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The Oldest College Weekly in America. Founded 1868.

The Colgate Maroon-News

First NASC Colloquium Highlights Quantitative Approaches to Social Justice

Vivienne Bartels

The semester’s first NASC Colloquium, hosted by CORE Sciences, focused on the racial inequities in criminal and social justice spheres. Chad Higdon-Topaz, a professor of complex systems at Williams College, spoke at the event, titled “Quantitative Approaches to Criminal and Social Justice: Mitigating Inequity for Racially Minoritized Individuals.”

The colloquium was centered around the inequities that are rampant in today’s criminal justice system, whether that be in policing or criminal sentences. Higdon-Topaz and his team worked to gather data about the rates at which different demographics call the police. This exploration of the “concept of equal access to justice,” as Higdon-Topaz described, reflects the racial discrimination that is implemented in society.

Higdon-Topaz explained how his study showed that white people call the police at a rate that is four times as high as those who do not identify as white. Similarly, high-income families call the police at a rate that is three times as high as lower-income families. 

“People who believe that the police are there to protect them feel more inclined to call the police,” Higdon-Topaz said. 

The presentation expressed the importance of studies like Higdon-Topaz’s occurring in secluded areas such as Hamilton, as most studies about racial equity in the criminal justice system are centered around larger cities. 

“What happens in small towns affects most people in this country, and it is getting almost no attention,” Higdon-Topaz said. 

His team is working to create a “toolkit” for small-town civilians to become better equipped to handle situations of criminal injustices. This toolkit will include skills in assembling teams of activists and techniques for manipulating data. The goal of this idea is to promote small-town police accountability. First-year Edmond Nzivugira gave his thoughts on the importance of Higdon-Topaz’s work. 

“This thing of racism and inequality in justice is a big problem and if someone is experiencing injustice and cannot seek help because of who they are, that’s not fair,” Nzivugira said.

Higdon-Topaz’s work also covered the injustice of racial bias relating to local and national judges, as well as the importance of holding judges accountable.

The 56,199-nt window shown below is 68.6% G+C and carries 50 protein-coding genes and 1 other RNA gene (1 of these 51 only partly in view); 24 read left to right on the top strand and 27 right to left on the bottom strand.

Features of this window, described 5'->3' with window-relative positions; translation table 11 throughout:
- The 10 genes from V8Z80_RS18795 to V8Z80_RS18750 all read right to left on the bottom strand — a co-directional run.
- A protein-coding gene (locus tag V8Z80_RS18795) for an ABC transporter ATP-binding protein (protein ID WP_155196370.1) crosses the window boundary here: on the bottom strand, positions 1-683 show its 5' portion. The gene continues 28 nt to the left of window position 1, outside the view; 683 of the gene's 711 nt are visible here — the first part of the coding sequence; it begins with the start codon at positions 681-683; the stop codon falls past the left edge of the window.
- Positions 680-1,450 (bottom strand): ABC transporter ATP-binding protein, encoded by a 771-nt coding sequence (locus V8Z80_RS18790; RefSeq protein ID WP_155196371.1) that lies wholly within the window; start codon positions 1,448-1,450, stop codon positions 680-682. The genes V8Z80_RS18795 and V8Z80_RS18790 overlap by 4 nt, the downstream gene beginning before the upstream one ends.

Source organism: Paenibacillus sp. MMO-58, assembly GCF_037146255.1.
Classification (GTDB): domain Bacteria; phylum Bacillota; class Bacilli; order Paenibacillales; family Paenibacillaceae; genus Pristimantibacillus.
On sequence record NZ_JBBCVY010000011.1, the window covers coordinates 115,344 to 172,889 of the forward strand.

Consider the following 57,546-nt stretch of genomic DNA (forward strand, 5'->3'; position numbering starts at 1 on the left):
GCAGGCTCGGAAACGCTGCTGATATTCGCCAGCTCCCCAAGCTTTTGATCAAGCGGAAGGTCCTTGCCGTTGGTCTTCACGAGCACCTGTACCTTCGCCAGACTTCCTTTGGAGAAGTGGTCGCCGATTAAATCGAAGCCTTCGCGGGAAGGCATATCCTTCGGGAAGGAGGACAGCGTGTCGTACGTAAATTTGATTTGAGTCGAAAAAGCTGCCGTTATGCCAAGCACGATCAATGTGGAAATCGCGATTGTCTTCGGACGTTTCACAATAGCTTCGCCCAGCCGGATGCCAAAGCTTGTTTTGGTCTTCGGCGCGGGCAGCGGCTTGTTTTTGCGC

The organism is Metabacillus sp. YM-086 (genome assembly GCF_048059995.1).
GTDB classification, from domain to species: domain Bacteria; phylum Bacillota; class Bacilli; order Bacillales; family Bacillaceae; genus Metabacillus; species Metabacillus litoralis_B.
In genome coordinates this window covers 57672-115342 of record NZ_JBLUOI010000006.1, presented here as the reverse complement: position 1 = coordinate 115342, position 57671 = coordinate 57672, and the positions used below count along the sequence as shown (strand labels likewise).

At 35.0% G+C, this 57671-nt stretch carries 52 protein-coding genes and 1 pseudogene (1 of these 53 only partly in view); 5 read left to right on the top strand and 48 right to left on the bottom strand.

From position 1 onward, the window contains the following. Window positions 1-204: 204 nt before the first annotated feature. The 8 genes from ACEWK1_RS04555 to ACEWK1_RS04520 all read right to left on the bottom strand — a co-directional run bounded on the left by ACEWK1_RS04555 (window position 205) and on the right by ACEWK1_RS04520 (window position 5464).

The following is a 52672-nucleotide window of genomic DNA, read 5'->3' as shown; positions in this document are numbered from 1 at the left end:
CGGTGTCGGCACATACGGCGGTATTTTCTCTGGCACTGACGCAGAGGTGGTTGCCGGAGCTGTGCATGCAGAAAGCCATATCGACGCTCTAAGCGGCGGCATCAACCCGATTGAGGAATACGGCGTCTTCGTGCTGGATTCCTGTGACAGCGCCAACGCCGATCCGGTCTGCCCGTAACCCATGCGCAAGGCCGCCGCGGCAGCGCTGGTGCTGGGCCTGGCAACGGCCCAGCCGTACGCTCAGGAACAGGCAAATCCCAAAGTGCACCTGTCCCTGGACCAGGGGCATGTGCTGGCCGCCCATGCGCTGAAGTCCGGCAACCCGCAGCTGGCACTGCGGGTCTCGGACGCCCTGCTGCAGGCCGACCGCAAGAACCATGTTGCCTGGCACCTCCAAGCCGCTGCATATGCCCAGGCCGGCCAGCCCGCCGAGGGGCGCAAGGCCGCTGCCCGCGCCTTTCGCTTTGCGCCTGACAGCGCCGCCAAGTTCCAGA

“They should be subject to a whole lot of scrutiny as public servants,” Higdon-Topaz said.

The team worked to navigate cases of racial injustices and attempted to track down the names of the judges in these cases. However, many vital data points are not freely available as they should be, according to Higdon-Topaz.

“We have the theoretical right to know when something happened, but we realistically cannot act on it,” Higdon-Topaz said.

In the cases they were trying to track, neither the name of the judge nor the docket number of the case were available. This means it was merely impossible to locate the details of the case, despite the constitutional right for access to this information granted to the general public. 

“I feel angry that we had to do this in order to know public information. It’s ridiculous,” Higdon-Topaz said. 

The presentation was informative and explicit in its message. The data and palpable sense of passion that Higdon-Topaz expressed intrigued the audience and opened the space up for thoughtful questions and discussion. 

First-year Holly O’Brien explained what she learned from the colloquium.

“I left this talk with a lot more knowledge about policing, sentencing and how these things are affected by race, but I also left with big ideas on how math, one major I’m considering, can work towards social justice,” O’Brien said.

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  • L

    Lisa BuzinJan 30, 2024 at 4:18 pm

    Amazing work, Bella…so proud!
    Ms. Buzin

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    Cristina S.Oct 1, 2023 at 3:58 pm

    Yay Bella!